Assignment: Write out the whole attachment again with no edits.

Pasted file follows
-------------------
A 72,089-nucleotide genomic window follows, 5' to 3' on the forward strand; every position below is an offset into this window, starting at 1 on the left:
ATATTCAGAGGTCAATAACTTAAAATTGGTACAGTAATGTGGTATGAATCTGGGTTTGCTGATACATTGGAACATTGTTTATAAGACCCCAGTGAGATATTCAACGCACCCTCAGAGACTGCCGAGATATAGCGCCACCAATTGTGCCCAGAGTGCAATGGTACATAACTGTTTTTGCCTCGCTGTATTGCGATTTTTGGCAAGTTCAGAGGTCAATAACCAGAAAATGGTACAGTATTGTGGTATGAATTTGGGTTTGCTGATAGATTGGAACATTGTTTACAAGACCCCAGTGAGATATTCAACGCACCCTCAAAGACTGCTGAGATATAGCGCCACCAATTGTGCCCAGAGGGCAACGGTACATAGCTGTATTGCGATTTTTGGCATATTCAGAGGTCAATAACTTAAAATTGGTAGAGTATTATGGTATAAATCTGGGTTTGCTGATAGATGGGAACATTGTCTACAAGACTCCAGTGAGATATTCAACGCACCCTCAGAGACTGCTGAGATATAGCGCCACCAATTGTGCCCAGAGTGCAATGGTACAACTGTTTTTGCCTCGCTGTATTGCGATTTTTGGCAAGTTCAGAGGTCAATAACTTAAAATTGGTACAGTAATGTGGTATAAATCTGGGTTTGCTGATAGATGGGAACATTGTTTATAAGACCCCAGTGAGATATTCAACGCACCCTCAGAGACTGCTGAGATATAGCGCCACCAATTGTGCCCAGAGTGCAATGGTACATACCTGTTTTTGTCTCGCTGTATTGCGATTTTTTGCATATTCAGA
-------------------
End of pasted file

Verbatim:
A 72,089-nucleotide genomic window follows, 5' to 3' on the forward strand; every position below is an offset into this window, starting at 1 on the left:
ATATTCAGAGGTCAATAACTTAAAATTGGTACAGTAATGTGGTATGAATCTGGGTTTGCTGATACATTGGAACATTGTTTATAAGACCCCAGTGAGATATTCAACGCACCCTCAGAGACTGCCGAGATATAGCGCCACCAATTGTGCCCAGAGTGCAATGGTACATAACTGTTTTTGCCTCGCTGTATTGCGATTTTTGGCAAGTTCAGAGGTCAATAACCAGAAAATGGTACAGTATTGTGGTATGAATTTGGGTTTGCTGATAGATTGGAACATTGTTTACAAGACCCCAGTGAGATATTCAACGCACCCTCAAAGACTGCTGAGATATAGCGCCACCAATTGTGCCCAGAGGGCAACGGTACATAGCTGTATTGCGATTTTTGGCATATTCAGAGGTCAATAACTTAAAATTGGTAGAGTATTATGGTATAAATCTGGGTTTGCTGATAGATGGGAACATTGTCTACAAGACTCCAGTGAGATATTCAACGCACCCTCAGAGACTGCTGAGATATAGCGCCACCAATTGTGCCCAGAGTGCAATGGTACAACTGTTTTTGCCTCGCTGTATTGCGATTTTTGGCAAGTTCAGAGGTCAATAACTTAAAATTGGTACAGTAATGTGGTATAAATCTGGGTTTGCTGATAGATGGGAACATTGTTTATAAGACCCCAGTGAGATATTCAACGCACCCTCAGAGACTGCTGAGATATAGCGCCACCAATTGTGCCCAGAGTGCAATGGTACATACCTGTTTTTGTCTCGCTGTATTGCGATTTTTTGCATATTCAGA